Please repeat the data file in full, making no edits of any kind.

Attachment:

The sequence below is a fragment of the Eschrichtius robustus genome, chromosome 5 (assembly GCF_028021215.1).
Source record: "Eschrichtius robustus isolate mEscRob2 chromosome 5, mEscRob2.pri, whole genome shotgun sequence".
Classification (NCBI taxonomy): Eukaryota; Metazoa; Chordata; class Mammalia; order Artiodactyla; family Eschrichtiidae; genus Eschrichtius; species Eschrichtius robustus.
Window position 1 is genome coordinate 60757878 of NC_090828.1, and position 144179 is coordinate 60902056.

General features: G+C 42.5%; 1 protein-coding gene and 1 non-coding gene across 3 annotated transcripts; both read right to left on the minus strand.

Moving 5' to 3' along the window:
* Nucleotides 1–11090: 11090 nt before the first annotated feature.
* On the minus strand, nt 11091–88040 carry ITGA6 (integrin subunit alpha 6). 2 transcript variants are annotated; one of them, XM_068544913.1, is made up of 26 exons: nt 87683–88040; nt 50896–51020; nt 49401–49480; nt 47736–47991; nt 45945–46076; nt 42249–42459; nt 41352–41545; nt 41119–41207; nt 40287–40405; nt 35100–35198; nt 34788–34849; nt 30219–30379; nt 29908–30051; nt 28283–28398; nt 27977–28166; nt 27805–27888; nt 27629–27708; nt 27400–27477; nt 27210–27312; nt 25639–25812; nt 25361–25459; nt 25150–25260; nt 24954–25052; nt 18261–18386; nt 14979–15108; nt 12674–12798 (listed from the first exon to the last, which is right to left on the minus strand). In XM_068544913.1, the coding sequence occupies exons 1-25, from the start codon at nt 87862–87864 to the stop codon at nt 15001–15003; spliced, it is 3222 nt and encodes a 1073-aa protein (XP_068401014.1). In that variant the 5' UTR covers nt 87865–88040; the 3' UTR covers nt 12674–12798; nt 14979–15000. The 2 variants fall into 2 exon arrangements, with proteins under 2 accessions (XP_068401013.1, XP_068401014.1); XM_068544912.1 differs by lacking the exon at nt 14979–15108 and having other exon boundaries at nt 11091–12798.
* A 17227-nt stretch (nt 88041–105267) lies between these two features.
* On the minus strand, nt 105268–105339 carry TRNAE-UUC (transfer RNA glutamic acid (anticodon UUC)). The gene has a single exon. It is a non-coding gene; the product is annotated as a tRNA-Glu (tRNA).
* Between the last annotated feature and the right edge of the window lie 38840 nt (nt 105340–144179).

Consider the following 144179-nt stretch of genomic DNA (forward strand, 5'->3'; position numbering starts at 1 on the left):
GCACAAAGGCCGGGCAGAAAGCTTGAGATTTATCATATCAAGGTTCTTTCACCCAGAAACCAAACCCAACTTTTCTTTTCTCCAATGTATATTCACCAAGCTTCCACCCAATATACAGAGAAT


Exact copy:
The sequence below is a fragment of the Eschrichtius robustus genome, chromosome 5 (assembly GCF_028021215.1).
Source record: "Eschrichtius robustus isolate mEscRob2 chromosome 5, mEscRob2.pri, whole genome shotgun sequence".
Classification (NCBI taxonomy): Eukaryota; Metazoa; Chordata; class Mammalia; order Artiodactyla; family Eschrichtiidae; genus Eschrichtius; species Eschrichtius robustus.
Window position 1 is genome coordinate 60757878 of NC_090828.1, and position 144179 is coordinate 60902056.

General features: G+C 42.5%; 1 protein-coding gene and 1 non-coding gene across 3 annotated transcripts; both read right to left on the minus strand.

Moving 5' to 3' along the window:
* Nucleotides 1–11090: 11090 nt before the first annotated feature.
* On the minus strand, nt 11091–88040 carry ITGA6 (integrin subunit alpha 6). 2 transcript variants are annotated; one of them, XM_068544913.1, is made up of 26 exons: nt 87683–88040; nt 50896–51020; nt 49401–49480; nt 47736–47991; nt 45945–46076; nt 42249–42459; nt 41352–41545; nt 41119–41207; nt 40287–40405; nt 35100–35198; nt 34788–34849; nt 30219–30379; nt 29908–30051; nt 28283–28398; nt 27977–28166; nt 27805–27888; nt 27629–27708; nt 27400–27477; nt 27210–27312; nt 25639–25812; nt 25361–25459; nt 25150–25260; nt 24954–25052; nt 18261–18386; nt 14979–15108; nt 12674–12798 (listed from the first exon to the last, which is right to left on the minus strand). In XM_068544913.1, the coding sequence occupies exons 1-25, from the start codon at nt 87862–87864 to the stop codon at nt 15001–15003; spliced, it is 3222 nt and encodes a 1073-aa protein (XP_068401014.1). In that variant the 5' UTR covers nt 87865–88040; the 3' UTR covers nt 12674–12798; nt 14979–15000. The 2 variants fall into 2 exon arrangements, with proteins under 2 accessions (XP_068401013.1, XP_068401014.1); XM_068544912.1 differs by lacking the exon at nt 14979–15108 and having other exon boundaries at nt 11091–12798.
* A 17227-nt stretch (nt 88041–105267) lies between these two features.
* On the minus strand, nt 105268–105339 carry TRNAE-UUC (transfer RNA glutamic acid (anticodon UUC)). The gene has a single exon. It is a non-coding gene; the product is annotated as a tRNA-Glu (tRNA).
* Between the last annotated feature and the right edge of the window lie 38840 nt (nt 105340–144179).

Consider the following 144179-nt stretch of genomic DNA (forward strand, 5'->3'; position numbering starts at 1 on the left):
GCACAAAGGCCGGGCAGAAAGCTTGAGATTTATCATATCAAGGTTCTTTCACCCAGAAACCAAACCCAACTTTTCTTTTCTCCAATGTATATTCACCAAGCTTCCACCCAATATACAGAGAAT